A big night for politics — Italian Prime Minister Romano Prodi and German Chancellor Angela Merkel will be attending, as will Greek President Karolos Papoulias, Croatian Prime Minister Ivo Sanader, Tel Aviv Mayor Ron Huldai, culture ministers from several European nations and oil ministers from at least three OPEC members. For fashion — Donatella Versace will be but the most famous of designers in the audience, and the famously couture-conscious Milanese make a point of dressing in their finest for La Scala's opening night. As for protesters — this is a major media event in Italy, and activists of all stripes come out to make themselves heard; observers can make a sport of keeping track of which causes turn up from year to year, like birdwatchers do.
Once everyone is inside, they'll be hearing and seeing an impressive team of performers. Violeta Urmana, the former mezzo whose career took off in a major way when she switched to dramatic soprano roles, sings Aida for the first time. Star tenor Roberto Alagna portrays her doomed beloved, the Egyptian commander Radames, with Irina Makarova as the Egyptian princess Amneris and Carlo Guelfi as the enslaved Ethiopian king Amonasro. On the podium will be Riccardo Chailly, chief conductor of the Leipzig Opera and Gewandhaus Orchestra and former maestro of the Royal Concertgebouw Orchestra.
Franco Zeffirelli is known to the wider world for directing films like Romeo and Juliet and the television miniseries Jesus of Nazareth (still broadcast at Eastertime every year in many places). But the energetic 83-year-old has spent most of his career staging operas — from the near-mythic 1965 Covent Garden Tosca starring Maria Callas to the notorious 1998 Met Traviata with dancing cows at Flora's party. Within the opera world, Zeffirelli is (in)famous for his enormous, elaborate and very expensive productions. (His huge golden palace set for Act II of Turandot, for instance, gets applause from the Met audience as soon as the curtain goes up.)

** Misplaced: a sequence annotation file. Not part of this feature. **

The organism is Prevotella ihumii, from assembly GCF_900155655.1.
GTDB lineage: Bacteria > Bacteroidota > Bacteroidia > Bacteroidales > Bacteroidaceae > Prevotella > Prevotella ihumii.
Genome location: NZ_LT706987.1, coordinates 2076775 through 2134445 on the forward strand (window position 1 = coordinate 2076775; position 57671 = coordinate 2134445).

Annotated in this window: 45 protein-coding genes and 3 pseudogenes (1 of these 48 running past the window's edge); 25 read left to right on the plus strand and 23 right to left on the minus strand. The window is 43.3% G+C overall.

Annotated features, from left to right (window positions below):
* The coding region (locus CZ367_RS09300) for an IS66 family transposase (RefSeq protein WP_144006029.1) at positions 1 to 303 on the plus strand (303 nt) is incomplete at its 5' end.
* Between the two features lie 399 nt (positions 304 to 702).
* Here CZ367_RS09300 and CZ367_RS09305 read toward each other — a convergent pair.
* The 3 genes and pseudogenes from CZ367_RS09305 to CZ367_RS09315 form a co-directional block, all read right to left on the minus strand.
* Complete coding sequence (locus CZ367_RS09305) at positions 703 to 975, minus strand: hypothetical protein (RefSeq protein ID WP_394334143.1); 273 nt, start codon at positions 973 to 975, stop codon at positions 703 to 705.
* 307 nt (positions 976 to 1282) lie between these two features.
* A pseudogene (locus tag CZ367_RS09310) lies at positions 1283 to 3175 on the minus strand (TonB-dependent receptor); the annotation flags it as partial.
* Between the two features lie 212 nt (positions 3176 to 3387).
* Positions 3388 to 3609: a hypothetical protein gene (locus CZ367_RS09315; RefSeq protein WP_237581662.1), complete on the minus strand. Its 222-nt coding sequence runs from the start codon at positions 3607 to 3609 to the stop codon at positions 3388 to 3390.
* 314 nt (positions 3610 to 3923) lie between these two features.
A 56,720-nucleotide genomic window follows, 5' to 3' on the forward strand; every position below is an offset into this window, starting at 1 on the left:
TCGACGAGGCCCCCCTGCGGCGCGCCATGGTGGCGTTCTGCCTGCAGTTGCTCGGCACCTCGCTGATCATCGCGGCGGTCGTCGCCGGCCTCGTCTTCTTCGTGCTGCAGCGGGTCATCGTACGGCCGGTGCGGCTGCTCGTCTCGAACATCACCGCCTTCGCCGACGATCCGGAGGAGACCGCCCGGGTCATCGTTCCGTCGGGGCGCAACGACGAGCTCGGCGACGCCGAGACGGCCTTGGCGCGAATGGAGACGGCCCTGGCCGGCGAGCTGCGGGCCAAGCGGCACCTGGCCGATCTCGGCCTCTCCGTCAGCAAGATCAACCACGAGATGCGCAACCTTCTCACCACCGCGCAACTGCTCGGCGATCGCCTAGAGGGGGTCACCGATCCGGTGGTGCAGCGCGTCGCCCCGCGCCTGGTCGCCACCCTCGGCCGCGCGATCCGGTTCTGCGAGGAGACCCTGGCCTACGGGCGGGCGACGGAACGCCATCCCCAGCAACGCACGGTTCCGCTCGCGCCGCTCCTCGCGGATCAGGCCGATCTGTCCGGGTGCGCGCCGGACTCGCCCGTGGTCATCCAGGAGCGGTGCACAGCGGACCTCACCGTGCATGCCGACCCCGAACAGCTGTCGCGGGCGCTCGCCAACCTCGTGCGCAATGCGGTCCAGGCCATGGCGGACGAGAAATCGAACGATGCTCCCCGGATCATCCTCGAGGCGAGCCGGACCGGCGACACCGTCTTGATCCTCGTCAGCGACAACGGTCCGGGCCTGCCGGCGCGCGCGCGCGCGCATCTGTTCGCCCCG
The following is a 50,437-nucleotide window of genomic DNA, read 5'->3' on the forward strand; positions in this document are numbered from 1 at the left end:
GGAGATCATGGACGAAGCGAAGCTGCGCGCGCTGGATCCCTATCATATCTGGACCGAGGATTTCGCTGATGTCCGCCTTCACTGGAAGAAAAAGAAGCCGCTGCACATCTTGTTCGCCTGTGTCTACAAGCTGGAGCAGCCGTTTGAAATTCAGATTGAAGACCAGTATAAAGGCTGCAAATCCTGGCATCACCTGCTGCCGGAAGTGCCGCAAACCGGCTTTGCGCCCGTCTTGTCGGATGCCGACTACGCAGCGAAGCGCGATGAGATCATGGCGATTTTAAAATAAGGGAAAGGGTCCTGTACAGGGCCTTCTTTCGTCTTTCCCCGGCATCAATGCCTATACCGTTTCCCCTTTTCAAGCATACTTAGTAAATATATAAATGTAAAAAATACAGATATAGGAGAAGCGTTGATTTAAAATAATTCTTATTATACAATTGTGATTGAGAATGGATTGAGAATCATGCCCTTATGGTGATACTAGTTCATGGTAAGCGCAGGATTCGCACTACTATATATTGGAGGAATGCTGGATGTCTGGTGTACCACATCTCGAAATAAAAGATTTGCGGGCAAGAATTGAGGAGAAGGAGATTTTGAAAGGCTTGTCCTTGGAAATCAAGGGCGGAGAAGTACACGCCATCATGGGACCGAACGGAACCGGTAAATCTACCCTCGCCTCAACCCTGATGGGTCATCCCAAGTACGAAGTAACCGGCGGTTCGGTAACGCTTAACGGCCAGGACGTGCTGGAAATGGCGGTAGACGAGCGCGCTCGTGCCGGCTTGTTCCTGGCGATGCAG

The stakes are high for Zeffirelli with this Aida. Not only is it the highest-profile production of the year in Italy, it's a huge milestone in the director's own relationship with La Scala: Though his history with the house goes back to his 1953 debut, this is his first new staging there in 14 years. He was a fierce and very public opponent of Riccardo Muti during the conductor's stormy 19-year tenure as La Scala's music director, and he's working there now only because Muti left the house amid enormous turmoil last year.
For his (hopefully) triumphant return, Zeffirelli is promising what he calls "the Aida of Aidas ... vast and rich, everything white and gold," as he told the Corriere della Sera, "a great spectacle full of Italian pride."
Yet, he indicated to the Associated Press, it won't be as hyper-realistic as some of his stagings have been. (He is said once to have had onions fried offstage to provide the proper aroma for a scene in a caf_.) In this Aida, he said, "Nothing is totally defined. Everything is expecting your imagination to complete it. It is a more tantalizing invitation to your mind to grab the essence of what I wanted to deliver. It's very spectacular." Indeed — as Reuters reports, towering over the stage will be a huge Tutankhamen-style mask that used 200 kilos (440 pounds) of gold dust.
"For God's sake, opening La Scala, it must be spectacular."
There has been some objection in Italy to the production's enormous cost — which is, after all, paid for in part from government coffers. La Scala's artistic director St_phane Lissner called the controversy "pointless and groundless" in a press conference last week, according to the Italian news agency AGI. He went on to claim that revenue from the production would be €1.5 million more than expenses (which he did not detail). Lissner did say, though, that "I wanted an Aida to be exported; indeed, we will be on tour in Japan in 2009 and in China the following year".
The Italians, meanwhile, have flocked to it: the entire 11-performance run was sold out within 24 hours, according to Reuters, despite a top ticket price of €2,000.